Rock and pop are especially urgent, proudly irreverent art forms, and Shake It Up illustrates how writers have explored different modes of using their own craft to give shape and form to the genres' tumult. Lethem and Dettmar include most of rock writing's biggest names: Lester Bangs, Greil Marcus, Robert Christgau, Ann Powers.

The editors have curated a roughly representative sample of the best-known American rock and pop music writers, which means that Shake It Up functions as a survey rather than a collection of the most essential American rock and pop writing. If they'd gone for the latter, there would likely be more pieces by writers who aren't music specialists (like Tom Wolfe's 1964 Phil Spector profile, "The First Tycoon of Teen," conspicuously omitted) and by articulate musicians (Bob Dylan and JAY-Z are both praised here as writers of prose, yet they're not themselves included). There are also some pieces of undeniable historical importance, like Jon Landau's 1974 trumpeting of Bruce Springsteen ("I have seen rock and roll future"), that don't make the cut.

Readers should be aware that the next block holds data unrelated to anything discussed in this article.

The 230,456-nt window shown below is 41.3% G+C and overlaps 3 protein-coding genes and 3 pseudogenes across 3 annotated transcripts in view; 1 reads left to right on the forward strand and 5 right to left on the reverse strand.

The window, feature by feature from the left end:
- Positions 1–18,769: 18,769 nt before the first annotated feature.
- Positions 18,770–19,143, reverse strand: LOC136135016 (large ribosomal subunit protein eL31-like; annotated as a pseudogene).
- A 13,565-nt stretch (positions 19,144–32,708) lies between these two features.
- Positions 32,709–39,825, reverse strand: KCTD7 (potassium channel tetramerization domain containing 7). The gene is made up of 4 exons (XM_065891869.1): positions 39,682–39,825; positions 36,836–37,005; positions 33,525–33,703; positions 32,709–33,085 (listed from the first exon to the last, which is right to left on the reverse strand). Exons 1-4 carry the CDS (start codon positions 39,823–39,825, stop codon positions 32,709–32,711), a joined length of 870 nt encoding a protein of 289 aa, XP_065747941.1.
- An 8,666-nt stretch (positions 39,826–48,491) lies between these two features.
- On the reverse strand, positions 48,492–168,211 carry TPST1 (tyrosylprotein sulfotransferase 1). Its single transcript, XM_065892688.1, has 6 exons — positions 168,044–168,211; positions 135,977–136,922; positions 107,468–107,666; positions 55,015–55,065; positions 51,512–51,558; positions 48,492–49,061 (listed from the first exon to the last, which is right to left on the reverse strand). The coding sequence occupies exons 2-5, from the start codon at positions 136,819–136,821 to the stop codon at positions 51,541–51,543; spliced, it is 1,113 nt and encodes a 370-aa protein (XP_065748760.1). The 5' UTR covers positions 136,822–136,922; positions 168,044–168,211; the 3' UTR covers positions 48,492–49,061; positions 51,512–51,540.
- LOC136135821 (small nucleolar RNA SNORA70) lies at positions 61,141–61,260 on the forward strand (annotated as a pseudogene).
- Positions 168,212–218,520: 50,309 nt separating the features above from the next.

Some writers essentially embedded themselves with bands — literally in the case of Eve Babitz, who wrote that being in bed with Jim Morrison "was like being in bed with Michelangelo's David, only with blue eyes. His skin was so white, his muscles were so pure, he was so innocent." (More harrowingly, Ellen Sander's 1973 profile of Led Zeppelin describes what often happened to women who didn't agree that all females in a rock band's orbit were simply there for the musicians — or managers, or roadies — to screw. The band ripped her dress.)

Other writers take a more detached tone. Hilton Als, for example, wrote an incisive take on Michael Jackson that's all the more gripping for having come directly in the wake of Jackson's 2009 death. "Unlike Prince, his only rival in the black pop sweepstakes," wrote Als, "Jackson couldn't keep mining himself for material for fear of what it would require of him — a turning inward, which, though arguably not the job of a pop musician, is the job of the artist." Bangs, writing after Elvis Presley's death, is also cutting: he can't forgive '50s Elvis for what '70s Elvis became.

Lethem and Dettmar were clearly deliberate in their efforts to represent some diversity in their overview of a field that has historically been dominated by white men. The anthology includes a dozen women, whose invaluable contributions include a seminal 2003 essay by Jessica Hopper: the Minnesota-raised writer who's one of the youngest contributors to Shake It Up.